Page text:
Currently BOINC stores passwords in the database using following hash:


This is no longer considered to be secure for storage of passwords. Brute force attacks on md5 hashed passwords are possible due to the speed that md5 hashes can be computed. As a result, in the event that the database of a BOINC project were compromised, the passwords would be at risk of being cracked.

New Hashing Function

For PHP code, will will use password_hash ( We will also use a compatibility library for this to support older versions of PHP ( As an example of how to use password_hash:

    require('lib/password.php');  //password_hash compatability library
    $passwd = "test";
    $passwd_hash = password_hash ( $passwd , PASSWORD_DEFAULT );
    echo $passwd_hash . PHP_EOL;
    if ( password_verify($passwd, $passwd_hash) ) {
        echo "Password valid" . PHP_EOL;
    } else {
        echo "Invalid password" . PHP_EOL;

At the moment, the new hashing will not need to be done in C code. However, if this changes, the implementation found here: can be used.


The purpose of this change is to make the storage of the password secure. Due to the usage of the existing md5 password hash in the client, web_rpc's and website, it would be difficult to eliminate usage of the md5 version of the hash at this time. As a result, this change focuses simply on storing the password in a secure way.

The password will be stored in the existing field in the database as follows:

$database_password_hash = password_hash ( md5_string(passwd+email_addr) , PASSWORD_DEFAULT );


Because password_hash is designed to be computational expensive, performing an update on all passwords on the system immediately could potentially be a long running action – especially on some of the larger BOINC projects. As a result, the system will store the password in the new format when created or updated and will “rehash” the password whenever the password is verified.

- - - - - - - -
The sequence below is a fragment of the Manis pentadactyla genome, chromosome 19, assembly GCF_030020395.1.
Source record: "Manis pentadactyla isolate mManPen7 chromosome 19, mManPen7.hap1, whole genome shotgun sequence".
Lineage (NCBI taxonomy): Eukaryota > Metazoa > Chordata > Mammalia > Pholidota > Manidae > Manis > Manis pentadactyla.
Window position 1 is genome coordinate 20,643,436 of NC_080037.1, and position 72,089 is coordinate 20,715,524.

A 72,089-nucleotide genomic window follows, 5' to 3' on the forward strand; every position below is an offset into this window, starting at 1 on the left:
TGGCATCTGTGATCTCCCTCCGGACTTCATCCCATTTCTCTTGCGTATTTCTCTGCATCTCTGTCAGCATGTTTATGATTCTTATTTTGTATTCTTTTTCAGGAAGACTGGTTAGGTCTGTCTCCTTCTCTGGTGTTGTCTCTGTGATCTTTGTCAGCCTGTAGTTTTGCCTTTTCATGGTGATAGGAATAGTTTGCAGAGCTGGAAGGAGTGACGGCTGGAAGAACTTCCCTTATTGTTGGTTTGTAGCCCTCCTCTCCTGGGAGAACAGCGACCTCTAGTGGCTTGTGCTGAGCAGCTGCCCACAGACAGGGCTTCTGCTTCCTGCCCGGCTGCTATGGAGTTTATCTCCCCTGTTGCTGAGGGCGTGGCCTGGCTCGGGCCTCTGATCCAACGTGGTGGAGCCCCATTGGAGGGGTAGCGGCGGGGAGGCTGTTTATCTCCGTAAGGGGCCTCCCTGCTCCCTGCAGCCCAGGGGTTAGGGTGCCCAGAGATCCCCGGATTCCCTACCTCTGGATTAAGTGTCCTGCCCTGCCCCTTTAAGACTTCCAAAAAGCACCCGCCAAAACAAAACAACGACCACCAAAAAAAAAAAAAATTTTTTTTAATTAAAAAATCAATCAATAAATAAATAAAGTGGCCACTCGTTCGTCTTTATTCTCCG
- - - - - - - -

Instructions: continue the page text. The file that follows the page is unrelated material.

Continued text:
Verify Password

Verifying the password will look like the following:

$password_hash = md5_string(passwd+email_addr);  //or passed in via web rpc
$database_password_hash = fetch from database for user
if ( $password_hash ==$database_password_hash|| password_verify($password_hash,$database_password_hash) ) {
    //this is a valid password
} else {
    //this is not a valid password

Rehash Password

Every time that a password is verified, it will then be checked to see if it needs to be rehashed. This will look like the following:

$password_hash = md5_string(passwd+email_addr);  //or passed in via web rpc
$database_password_hash = fetch from database
if ( $password_hash ==$database_password_hash|| password_needs_rehash($password_hash,$database_password_hash) ) {
    $new_database_password_hash= password_hash ( $password_hash , PASSWORD_DEFAULT );
    //save $new_database_password_hash to database

This will convert the password hashes over time to the stronger hashed formula. A script will be developed that can be used at a later time (or gradually over time) to update those password hashes that have not yet been converted. Password hashes in the new format will start with $2$10 and are therefore easily identifiable from the md5 hashed passwords.


The client will not require any changes nor will external systems that use the Web RPCs.

The website will need to be changed in order to add the new logic to validate and rehash a password and to use the new hash algorithm when stored in the database.

Last modified 4 years ago Last modified on Feb 16, 2018, 2:56:41 PM